The SRI's research focuses on the conservation of GI systems and increasing understanding of the ecosystem values they can provide to our communities.
Key areas of focus:
- Peatland conservation
- Wetland Agriculture
- Urban Green Infrastructure
- Invertebrate conservation
Green Infrastructure - key areas
Human impact on natural systems is at an all-time high causing global declines in biodiversity and ecosystem health. With predicted increases in populations and urbanisation, this pressure will intensify. An increasingly urbanised world, combined with intensive agriculture, forestry and exploitation of rural landscapes, freshwater and coastal marine ecosystems, has led to numerous environmental impacts associated with the loss of biodiversity.
In order to reverse these trends, it is necessary to understand how these systems function, interdependencies between them, and develop conservation and management strategies in order to build resilience and ensure sustainability.
The recognition of the natural environment as green infrastructure able to support the biodiversity necessary to provide a range of ecosystem services is a key step within this process in terms of understanding and communicating this value.
The SRI carries out research under a range of themes associated with green infrastructure with the aim of supporting this process.
Areas of activity
Peatland activities in the SRI covers cutting-edge research through to the provision of scientific support and guidance on peatland issues to NGOs, government agencies and inter-governmental bodies. The SRI has an unparalleled track record in this area and has helped bring a once-neglected area of research firmly onto the agenda of governments and public agencies at national and international level.
Key projects and contracts:Plantlife International's Munsary Peatlands Reserve; Natural England - Peatland conservation legal cases; Peatlands and carbon; Peatland Briefing Notes
Wetland Agriculture is an emerging research area in the UK, focussing on the sustainable use of wet peatland soils for agricultural purposes, potential crops may be used for growing media, medicine, biomass, building material textiles and even food. This is an important research theme as it encourages the restoration and wise use of our wetland habitats.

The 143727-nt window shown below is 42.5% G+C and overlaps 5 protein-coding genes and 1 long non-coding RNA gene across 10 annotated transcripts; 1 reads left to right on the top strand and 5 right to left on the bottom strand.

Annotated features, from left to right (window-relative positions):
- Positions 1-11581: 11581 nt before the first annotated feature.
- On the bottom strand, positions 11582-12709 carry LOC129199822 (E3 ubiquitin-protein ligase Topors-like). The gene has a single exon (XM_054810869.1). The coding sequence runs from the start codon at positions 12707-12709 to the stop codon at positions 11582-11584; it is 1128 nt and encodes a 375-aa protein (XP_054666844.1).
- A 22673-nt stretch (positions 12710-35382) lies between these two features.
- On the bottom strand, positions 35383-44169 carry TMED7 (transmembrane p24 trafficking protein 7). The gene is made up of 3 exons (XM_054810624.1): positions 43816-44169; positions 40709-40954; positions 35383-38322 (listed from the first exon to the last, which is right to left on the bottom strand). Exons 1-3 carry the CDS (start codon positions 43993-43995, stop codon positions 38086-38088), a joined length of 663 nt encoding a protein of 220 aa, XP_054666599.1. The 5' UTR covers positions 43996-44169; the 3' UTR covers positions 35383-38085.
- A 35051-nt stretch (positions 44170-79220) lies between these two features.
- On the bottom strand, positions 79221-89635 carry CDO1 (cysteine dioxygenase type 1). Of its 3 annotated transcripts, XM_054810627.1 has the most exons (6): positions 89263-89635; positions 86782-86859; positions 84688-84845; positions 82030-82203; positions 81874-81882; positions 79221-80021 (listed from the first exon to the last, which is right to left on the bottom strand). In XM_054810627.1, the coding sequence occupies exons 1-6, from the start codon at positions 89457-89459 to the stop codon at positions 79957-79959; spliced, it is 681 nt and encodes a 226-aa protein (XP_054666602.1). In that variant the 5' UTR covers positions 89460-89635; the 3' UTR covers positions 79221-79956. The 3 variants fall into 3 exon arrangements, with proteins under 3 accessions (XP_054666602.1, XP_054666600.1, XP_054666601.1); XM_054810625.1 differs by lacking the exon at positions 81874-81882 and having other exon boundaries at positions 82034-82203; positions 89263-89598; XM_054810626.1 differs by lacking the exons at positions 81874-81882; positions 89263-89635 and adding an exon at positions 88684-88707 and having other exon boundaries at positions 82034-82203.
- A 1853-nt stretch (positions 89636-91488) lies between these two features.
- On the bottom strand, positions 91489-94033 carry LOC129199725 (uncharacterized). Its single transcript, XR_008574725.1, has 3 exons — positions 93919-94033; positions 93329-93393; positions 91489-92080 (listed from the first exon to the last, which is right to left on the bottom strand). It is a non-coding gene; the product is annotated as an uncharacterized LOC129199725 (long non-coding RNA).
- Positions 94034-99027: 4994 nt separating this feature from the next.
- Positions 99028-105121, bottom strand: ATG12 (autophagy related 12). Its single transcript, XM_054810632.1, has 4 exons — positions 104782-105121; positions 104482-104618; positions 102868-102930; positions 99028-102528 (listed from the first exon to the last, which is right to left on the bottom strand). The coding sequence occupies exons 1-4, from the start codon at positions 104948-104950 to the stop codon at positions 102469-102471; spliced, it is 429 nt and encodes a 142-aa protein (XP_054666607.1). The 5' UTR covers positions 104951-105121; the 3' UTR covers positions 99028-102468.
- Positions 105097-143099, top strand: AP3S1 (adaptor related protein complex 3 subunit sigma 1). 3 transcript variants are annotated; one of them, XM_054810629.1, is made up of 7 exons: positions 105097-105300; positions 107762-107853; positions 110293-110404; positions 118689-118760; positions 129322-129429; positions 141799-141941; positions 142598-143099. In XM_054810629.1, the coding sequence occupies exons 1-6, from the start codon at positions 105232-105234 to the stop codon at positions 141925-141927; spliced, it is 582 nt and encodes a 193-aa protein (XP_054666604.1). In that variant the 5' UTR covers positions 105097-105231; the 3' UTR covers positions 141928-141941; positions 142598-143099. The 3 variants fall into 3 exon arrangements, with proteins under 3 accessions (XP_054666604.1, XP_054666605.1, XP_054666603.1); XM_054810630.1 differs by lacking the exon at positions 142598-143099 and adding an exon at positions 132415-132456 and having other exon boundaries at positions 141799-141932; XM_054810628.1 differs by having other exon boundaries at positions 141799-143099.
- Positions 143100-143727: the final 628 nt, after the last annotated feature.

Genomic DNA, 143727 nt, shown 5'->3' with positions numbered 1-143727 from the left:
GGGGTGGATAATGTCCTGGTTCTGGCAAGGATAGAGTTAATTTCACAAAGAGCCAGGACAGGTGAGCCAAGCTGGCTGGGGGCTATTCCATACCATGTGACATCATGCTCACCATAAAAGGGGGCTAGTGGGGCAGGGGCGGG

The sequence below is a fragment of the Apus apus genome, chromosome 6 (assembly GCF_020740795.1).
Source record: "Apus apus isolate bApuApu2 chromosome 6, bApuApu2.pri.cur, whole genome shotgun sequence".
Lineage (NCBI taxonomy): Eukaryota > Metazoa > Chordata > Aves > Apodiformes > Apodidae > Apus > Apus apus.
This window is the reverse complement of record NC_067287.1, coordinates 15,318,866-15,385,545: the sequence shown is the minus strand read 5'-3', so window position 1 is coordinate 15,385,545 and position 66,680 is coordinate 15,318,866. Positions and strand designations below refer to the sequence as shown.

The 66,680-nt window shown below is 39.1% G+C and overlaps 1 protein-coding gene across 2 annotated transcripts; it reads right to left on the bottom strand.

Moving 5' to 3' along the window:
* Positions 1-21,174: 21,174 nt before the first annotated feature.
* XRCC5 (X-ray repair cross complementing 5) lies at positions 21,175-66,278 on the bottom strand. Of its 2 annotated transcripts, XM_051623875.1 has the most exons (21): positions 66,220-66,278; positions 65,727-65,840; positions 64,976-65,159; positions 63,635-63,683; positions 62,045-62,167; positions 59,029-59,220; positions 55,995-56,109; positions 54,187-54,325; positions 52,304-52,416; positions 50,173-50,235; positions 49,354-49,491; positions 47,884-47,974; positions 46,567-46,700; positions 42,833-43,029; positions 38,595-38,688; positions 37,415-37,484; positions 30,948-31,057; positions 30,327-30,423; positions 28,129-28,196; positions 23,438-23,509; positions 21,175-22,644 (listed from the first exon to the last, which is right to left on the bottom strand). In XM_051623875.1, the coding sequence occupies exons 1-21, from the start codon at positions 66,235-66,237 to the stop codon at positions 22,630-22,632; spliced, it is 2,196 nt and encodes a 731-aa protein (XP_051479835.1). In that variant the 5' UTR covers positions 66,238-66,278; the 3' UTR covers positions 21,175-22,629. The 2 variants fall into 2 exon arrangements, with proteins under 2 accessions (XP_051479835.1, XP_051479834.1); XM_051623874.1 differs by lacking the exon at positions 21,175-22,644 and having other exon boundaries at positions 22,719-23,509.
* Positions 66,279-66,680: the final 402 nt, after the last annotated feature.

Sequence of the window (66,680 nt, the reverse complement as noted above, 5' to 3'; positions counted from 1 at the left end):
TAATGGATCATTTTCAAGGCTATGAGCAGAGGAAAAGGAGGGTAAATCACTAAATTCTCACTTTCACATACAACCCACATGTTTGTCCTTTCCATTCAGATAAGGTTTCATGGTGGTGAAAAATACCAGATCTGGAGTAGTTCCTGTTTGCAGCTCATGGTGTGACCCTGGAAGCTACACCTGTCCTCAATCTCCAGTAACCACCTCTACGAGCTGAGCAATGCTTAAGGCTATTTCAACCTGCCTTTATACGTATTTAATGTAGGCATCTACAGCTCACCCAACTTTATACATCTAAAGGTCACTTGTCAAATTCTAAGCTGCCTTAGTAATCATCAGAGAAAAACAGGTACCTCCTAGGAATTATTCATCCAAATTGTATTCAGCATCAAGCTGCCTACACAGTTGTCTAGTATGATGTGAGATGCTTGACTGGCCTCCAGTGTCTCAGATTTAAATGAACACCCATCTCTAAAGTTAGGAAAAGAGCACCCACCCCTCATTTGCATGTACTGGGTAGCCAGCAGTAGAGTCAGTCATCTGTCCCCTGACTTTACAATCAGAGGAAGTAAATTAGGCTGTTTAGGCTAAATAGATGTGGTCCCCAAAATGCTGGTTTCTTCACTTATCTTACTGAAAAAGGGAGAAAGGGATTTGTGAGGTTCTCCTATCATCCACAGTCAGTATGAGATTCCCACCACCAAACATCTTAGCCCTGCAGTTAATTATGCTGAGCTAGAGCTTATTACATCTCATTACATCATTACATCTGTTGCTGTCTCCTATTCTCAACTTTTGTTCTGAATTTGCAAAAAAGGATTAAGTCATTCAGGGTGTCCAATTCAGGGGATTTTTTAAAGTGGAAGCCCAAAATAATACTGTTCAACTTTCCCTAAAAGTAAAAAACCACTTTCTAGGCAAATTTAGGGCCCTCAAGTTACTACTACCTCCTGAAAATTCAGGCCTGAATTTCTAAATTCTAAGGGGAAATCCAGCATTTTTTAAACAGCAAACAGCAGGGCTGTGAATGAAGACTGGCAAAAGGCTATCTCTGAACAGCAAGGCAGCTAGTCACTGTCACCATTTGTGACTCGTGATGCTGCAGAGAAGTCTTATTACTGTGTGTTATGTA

Key projects and contracts:Sphagnum Farming
Invertebrates really are the little things that run the world. Their conservation is vital for global sustainability and resilience to secure a future for ecosystem services such as pollination, waste recycling, freshwater cleaning, soil creation and enrichment, food provision and pest control. Indeed, it is no underestimation to state that if the invertebrates disappear, the world's ecosystems would collapse.
Often overlooked in planning and legislation, maligned in the media and misunderstood by the public, it is vital that invertebrates are protected and conserved through appropriate habitat management. SRI leads international research on the ecology of invertebrates and the habitat design and management requirements for their conservation.
Key projects and contracts: UEL's Beetle Bump, Buglife Stepping Stones Project, Buglife Urban Buzz project, Essex County Council bumblebee conservation, Olympic Park biosolar roof monitoring, Greater Thames Marshes Nature Improvement Area, Thames Estuary 2100 Thames Grazing Marsh scoping study, Open Mosaic Habitat Conservation and Management, Green roof pollinator study.
Urban Green Infrastructure
We live in an increasingly urbanised world where more than half the population already live in urban areas. Built upon old models of high-density living and economic development, towns and cities suffer the loss of biodiversity and numerous environmental impacts including:
- urban heat island effect - leading to problems with air quality, energy use and ambient temperatures
- large expanses of impervious surfaces - resulting in rapid rainwater run‐off and overloading of storm drains causing localised flooding
- reduction in water quality and the quantity of water held in the soil
- reduction in surface seepage to re‐charge groundwater aquifers
- reduced possibilities for contact with nature resulting in a reduction in the health and well‐being of communities
The incorporation of green infrastructure into cities can help alleviate these problems and contribute to the provision of ecosystem services. UGI is a critical field of study for the future of healthy and resilient cities. SRI leads international research on the design, planning and monitoring of UGI and has been instigating a range of cutting edge initiatives to demonstrate the multifunctional benefits of nature-based solutions in challenging urban environments
Key projects and contracts: TURAS, Renfrew Gardens, LIFE+ Climate Proofing Housing, Barking Riverside Green Infrastructure Experiments, Tower Hamlets SuDS Guidance, TfL green roof monitoring, Museum of London Green roof water attenuation monitoring, TW - Rainfall runoff gauge development, Stevenage Pocket Park, Green Roof Aggregates, UEL green roof experiment, Green Roof industry standards, Biodiversity Hotspot Mapping - City University.